What is CABS?

This site will help high school students and teachers find original, independent science research topics and questions that can be done without a professional lab...these can be done in a school lab or even in one's basement! The project ideas and research questions being developed and presented here have been vetted and could lead to true discoveries, and not just finding already known results. See our Welcome message. These are the types of projects that could be done and submitted to high school contests such as the Regeneron Science Talent Search, Junior Science and Humanities Symposium, or the Intel International Science and Engineering Fair, and be competitive. If you have an idea to share, or a question about one of the project ideas, contact us at vondracekm@eths202.org.

Pages (on the right side of the screen) have lists of ideas for different types of science research projects, and clicking on one of those ideas will take you to posts with details and all sorts of information about that type of project. Get more information about why there is a need for CABS!

Thursday, June 29, 2017

Temperature distributions within container

For those interested in heat flow in air, there are some interesting experiments one can build to investigate such flow. These involve trying to determine temperature distributions within containers. A good example of a typical experimental setup, objectives, and analysis can be found here.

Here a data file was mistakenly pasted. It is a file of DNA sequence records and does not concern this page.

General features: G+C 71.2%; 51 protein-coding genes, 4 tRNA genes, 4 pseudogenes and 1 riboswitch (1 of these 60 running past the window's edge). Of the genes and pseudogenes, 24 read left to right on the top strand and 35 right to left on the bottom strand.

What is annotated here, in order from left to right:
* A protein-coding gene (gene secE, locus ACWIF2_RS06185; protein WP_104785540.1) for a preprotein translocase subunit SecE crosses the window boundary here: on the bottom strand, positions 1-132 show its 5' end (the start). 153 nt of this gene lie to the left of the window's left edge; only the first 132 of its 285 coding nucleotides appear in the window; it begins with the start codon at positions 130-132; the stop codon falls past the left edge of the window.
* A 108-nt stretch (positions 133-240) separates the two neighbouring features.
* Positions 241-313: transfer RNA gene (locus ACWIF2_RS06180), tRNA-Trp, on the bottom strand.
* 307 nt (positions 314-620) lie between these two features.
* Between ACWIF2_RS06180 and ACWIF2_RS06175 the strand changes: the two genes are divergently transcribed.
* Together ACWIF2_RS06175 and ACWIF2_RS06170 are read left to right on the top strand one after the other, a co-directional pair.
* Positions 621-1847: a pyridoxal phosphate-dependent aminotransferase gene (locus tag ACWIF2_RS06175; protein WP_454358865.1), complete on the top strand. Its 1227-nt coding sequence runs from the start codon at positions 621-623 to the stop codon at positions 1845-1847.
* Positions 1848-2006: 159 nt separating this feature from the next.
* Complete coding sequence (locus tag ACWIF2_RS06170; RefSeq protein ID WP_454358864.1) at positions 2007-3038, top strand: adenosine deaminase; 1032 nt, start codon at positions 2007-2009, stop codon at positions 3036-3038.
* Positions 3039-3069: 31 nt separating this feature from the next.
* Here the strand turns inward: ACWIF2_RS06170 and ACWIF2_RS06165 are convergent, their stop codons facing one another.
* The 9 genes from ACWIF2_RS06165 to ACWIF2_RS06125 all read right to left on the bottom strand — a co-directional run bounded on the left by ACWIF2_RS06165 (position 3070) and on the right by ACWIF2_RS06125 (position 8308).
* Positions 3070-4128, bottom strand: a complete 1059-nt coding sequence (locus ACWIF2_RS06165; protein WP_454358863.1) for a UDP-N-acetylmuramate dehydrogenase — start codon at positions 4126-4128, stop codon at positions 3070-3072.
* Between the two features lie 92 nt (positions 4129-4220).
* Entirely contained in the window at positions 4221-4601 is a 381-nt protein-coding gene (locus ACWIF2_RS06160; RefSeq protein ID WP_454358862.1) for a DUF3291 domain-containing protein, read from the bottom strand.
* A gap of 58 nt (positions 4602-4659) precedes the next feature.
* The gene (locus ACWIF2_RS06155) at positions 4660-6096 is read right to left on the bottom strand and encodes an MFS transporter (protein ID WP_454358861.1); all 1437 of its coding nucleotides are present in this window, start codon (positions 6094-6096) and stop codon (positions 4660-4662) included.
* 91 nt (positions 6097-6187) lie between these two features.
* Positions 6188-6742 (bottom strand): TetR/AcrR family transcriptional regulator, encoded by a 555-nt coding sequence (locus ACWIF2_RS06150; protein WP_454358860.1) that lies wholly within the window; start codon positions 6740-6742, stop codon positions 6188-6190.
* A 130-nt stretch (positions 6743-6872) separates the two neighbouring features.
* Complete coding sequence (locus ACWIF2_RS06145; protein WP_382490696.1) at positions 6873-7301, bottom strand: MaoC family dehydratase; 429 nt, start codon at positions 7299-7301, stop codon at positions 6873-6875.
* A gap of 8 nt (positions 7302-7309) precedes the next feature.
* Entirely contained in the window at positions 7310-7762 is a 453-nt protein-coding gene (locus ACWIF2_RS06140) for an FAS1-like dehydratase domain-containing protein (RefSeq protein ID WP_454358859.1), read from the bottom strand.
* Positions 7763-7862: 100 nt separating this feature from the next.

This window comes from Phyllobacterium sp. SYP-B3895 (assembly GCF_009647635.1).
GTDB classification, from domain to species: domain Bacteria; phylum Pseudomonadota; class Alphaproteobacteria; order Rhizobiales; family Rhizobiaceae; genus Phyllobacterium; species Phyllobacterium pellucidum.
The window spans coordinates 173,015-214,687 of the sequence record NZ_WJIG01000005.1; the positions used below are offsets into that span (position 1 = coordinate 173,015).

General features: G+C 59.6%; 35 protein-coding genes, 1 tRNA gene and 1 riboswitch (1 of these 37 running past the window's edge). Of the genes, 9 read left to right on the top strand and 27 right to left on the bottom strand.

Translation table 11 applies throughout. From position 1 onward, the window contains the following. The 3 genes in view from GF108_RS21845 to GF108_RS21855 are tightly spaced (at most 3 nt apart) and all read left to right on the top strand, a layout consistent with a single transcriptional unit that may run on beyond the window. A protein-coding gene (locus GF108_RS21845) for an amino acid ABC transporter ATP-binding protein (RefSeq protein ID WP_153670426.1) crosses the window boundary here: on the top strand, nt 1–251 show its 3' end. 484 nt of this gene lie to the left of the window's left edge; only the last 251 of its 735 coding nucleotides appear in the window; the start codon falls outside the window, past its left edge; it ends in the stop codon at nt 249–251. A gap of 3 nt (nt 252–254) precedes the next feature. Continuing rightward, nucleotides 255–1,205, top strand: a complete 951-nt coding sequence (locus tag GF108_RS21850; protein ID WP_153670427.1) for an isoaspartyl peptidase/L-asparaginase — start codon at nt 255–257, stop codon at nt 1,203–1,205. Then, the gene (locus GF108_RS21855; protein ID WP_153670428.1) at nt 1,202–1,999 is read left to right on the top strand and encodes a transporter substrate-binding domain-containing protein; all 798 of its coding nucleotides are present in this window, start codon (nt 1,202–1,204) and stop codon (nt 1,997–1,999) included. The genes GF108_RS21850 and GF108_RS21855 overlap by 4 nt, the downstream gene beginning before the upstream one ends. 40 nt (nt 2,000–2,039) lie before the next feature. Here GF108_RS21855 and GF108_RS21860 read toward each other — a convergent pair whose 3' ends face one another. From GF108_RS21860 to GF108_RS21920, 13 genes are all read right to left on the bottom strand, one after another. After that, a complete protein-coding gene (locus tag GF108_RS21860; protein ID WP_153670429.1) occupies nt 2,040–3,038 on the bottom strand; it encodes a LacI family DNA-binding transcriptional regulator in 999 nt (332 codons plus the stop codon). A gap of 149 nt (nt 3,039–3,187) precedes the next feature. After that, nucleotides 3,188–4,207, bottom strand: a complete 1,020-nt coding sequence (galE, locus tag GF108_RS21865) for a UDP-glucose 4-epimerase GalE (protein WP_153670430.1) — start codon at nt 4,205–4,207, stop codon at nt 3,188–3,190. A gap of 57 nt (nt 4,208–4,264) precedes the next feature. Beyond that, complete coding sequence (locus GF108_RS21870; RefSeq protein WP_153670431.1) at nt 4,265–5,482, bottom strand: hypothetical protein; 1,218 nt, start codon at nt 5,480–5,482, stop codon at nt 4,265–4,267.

Most people would think of getting thermometers and placing them at various locations within a container, but do consider thermistors. These are simple devices that can be purchased from a number of companies online. To use thermistors, you actually measure the electrical resistance, which in turn is converted into temperature via some calibration curve or tables provided with those thermistors. These are also accurate devices, and are quite small so they do not significantly affect the heat flow of your experiment.

Keep in mind that it is possible to model the temperature distribution within containers, as was done in the example paper. A very good, user-friendly piece of software that is designed to solve partial differential equations (as in the diffusion equations for heat flow) is FlexPDE. It always makes for a strong project if theoretical predictions are compared to experimental studies.

Below are a number of ideas for research projects involving temperature distributions within containers:
  • size of the container
  • material from which container is made (makes for a good comparative study)
  • shape of container (same volume, different geometry)
  • location of heat source within the container
  • transparent top with external heat source
  • how heat distribution changes when just filled with air to having varying depths of water or other fluid inside the container
  • time-dependent heat source variation (heat source changing its temperature gradually over time)
  • different materials lining the walls of the container
  • temperature distribution with and without air currents in the container
  • temperature distribution with different objects inside the container: this then opens the door to numerous possibilities, where one could vary the size of the object; the material of the object; the number of objects, and then the distribution of multiple objects within the container
  • one could have multiple containers which are connected with tubing for heat flow between the containers; how does the temperature distribution change over time and space